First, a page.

Twin Bridges Undergo Much-Needed Facelift

Tue January 28, 2014 - Northeast Edition
Mary S. Yamin-Garone

Bridge Preservation LLC photo. Surface preparation was performed using scarifying and shot blasting.
Bridge Preservation LLC photo. Surface preparation was performed using scarifying and shot blasting.
Bridge Preservation LLC photo. Surface preparation was performed using scarifying and shot blasting. Bridge Preservation LLC photo. Applying a primer. Bridge Preservation LLC photo. Primed deck ready for application of bridge deck membrane. Bridge Preservation LLC photo. Preparing spray robot. Bridge Preservation LLC photo. Spray robot applying a base coat of bridge deck membrane. Bridge Preservation LLC photo. Nearly completed approach slab. Bridge Preservation LLC photo. Two spray robots applying base coat of bridge deck membrane. Bridge Preservation LLC photo. Tack coat application.

Thaddeus who?

Anyone who has traveled New York State’s Northway (Interstate 87) over the Mohawk River knows it is Thaddeus Kosciusko (as in the Thaddeus Kosciusko Bridge) — better known as the Twin Bridges.

Constructed in 1959, the structure is a pair of identical through arch bridges, made of steel, that span the river between the towns of Colonie in Albany County and Halfmoon in Saratoga County in New York’s Capital District. Each span carries three northbound and southbound lanes of Interstate 87 between exits 7 and 8. The Interstate 87 is a key connecting route for commercial truck traffic, commuters and long distance travelers, and receives more than 100,000 vehicles per day.

The Project

Like most bridges of that vintage, the spans require increased maintenance to function as designed. Replacing the decks was a key element of their rehabilitation. The two-phase, $29 million project, funded by New York Gov. Andrew Cuomo’s NY Works program, began in the summer of 2012. The northbound bridge deck was replaced in September and October of that year. The southbound bridge deck was replaced in April and May of 2013.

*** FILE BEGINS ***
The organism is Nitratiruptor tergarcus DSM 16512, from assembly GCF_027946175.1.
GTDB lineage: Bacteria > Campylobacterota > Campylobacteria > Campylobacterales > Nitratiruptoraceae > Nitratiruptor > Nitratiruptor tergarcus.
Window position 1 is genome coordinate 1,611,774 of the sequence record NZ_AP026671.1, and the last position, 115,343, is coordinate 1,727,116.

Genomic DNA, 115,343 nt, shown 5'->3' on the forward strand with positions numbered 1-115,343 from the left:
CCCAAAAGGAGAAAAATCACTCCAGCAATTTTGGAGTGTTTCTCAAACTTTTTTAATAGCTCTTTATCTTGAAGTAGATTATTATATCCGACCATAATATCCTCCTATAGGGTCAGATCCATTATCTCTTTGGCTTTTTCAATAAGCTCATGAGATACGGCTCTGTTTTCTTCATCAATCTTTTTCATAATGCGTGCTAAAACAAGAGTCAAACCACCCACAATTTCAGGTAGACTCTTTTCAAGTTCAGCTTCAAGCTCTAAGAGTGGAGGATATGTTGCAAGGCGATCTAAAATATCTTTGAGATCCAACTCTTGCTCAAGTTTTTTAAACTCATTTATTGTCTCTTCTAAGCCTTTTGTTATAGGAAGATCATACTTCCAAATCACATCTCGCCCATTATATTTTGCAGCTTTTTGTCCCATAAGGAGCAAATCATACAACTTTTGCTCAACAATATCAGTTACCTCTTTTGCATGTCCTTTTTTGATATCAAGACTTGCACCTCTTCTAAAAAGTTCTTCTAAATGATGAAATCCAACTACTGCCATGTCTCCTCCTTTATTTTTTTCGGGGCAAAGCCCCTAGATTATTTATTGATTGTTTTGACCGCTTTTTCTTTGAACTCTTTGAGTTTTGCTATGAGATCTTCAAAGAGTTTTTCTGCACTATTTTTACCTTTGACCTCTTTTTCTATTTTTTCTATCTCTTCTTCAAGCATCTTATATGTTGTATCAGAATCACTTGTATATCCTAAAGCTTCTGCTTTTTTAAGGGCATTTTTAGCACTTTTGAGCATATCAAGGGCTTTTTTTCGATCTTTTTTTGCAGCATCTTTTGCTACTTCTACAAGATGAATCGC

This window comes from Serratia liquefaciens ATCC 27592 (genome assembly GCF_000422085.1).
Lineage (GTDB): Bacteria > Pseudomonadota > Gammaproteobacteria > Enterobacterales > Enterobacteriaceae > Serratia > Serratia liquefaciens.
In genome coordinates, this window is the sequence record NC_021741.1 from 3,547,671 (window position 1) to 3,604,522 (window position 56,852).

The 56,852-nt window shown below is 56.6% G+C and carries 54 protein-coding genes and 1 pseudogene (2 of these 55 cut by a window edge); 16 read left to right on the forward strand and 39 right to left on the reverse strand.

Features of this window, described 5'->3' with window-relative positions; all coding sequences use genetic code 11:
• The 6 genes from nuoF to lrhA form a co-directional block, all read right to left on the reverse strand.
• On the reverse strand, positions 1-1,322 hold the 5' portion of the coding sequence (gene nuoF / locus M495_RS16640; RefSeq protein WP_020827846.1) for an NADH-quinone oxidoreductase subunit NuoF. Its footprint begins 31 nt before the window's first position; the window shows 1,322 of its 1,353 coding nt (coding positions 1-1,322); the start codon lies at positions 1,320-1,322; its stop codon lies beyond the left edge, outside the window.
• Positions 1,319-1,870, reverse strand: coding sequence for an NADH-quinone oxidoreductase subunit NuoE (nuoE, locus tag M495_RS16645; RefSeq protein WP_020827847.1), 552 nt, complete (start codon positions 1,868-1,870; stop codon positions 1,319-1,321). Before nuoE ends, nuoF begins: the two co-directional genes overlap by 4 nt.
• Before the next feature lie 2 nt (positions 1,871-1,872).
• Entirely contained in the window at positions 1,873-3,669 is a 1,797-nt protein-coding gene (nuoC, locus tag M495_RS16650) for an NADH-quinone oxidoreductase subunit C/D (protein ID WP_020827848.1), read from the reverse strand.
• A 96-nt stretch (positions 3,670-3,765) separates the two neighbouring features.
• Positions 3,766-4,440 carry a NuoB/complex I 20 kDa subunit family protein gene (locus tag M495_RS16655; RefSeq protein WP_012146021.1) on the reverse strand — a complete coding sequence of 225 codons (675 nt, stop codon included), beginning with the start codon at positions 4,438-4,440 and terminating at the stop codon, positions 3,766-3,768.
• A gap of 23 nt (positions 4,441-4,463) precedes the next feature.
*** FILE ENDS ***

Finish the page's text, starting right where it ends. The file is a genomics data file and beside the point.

The project was designed to meet the goals of Gov. Cuomo’s Driver’s First initiative to minimize disruptions to motorists. To that end, northbound traffic was reduced to a single lane and two southbound lanes were shifted onto the northbound span. The southbound bridge was closed at 10 p.m. on Fridays and reopened before the Monday morning rush hour.

According to New York State Department of Transportation Commissioner Joan McDonald, “New York’s reinvestment in these bridges will increase their lifespan, save taxpayer money by avoiding more costly repairs in the future and will greatly improve safety for all those who travel over them every day.”

The bridges’ suspension cables were replaced in 2010. The method used for that work was designed to take place during the week with no lane closures. Additionally, the cables were required to be under normal weight-bearing loads (including live traffic) in order to be properly positioned and tensioned.

There were three issues that prevented replacing the bridges lane-by lane:

• The design of the existing bridge decks was not of a “modular” structure that would enable workers to remove the equivalent of a lane at a time. Instead, the decks had to be taken up largely across the entire width (all three lanes) of each bridge. The deck was replaced using precast panels that allowed the new deck to be put down more rapidly, without the curing time necessary when concrete decks are poured on site.

• Even if one deck was replaced at a time, shoulder space was required to provide an area for disabled vehicles, traffic enforcement and other emergency operations. That, combined with the need to set a barrier protecting the work area from traffic, meant that with a three-lane bridge only one travel lane would be able to be provided.

• If only one travel lane is open on a bridge, the decks could be replaced faster and minimize traffic disruption than if the entire bridge had to be closed for a weekend at a time.

In addition to the bridge deck replacement, the project included drainage installation, excavation, grading and paving the crossovers. The northbound deck work included maintaining traffic, bridge closures, demolition, pre-cast panel setting, installing shear stud, rebar and dowels, formwork, placing concrete and installing road plate.

Upon completion of the northbound deck, more than 100 precast bridge panels were installed, 9,776 holes on the structural steel connection were field drilled and 3,100 tons of existing bridge were removed.

The project’s general contractor was The Lane Construction Corporation of Chesire, Conn. Founded by railroad engineer John S. Lane in 1890, Lane constructs bridges, highways, locks and dams and mass transit and airport systems in more than 20 states.

A Little History

The Thaddeus Kosciusko Bridge is named in honor of Tadeusz Kosciuszko (1746-1817), the preeminent national figure in Poland’s fight for independence. Kosciuszko arrived in Colonial America a month after the July 4, 1776, Declaration of Independence and remained a notable military leader throughout the Revolutionary War. He attained the rank of general as well as honorary American citizenship before returning to Poland in July 1784,

The bridge opened as part of the Adirondack Northway, a 176-mi. highway linking Albany and the Canada-United States border at Champlain. The Interstate 87 section was formally inaugurated by Gov. Nelson Rockefeller on May 26, 1961.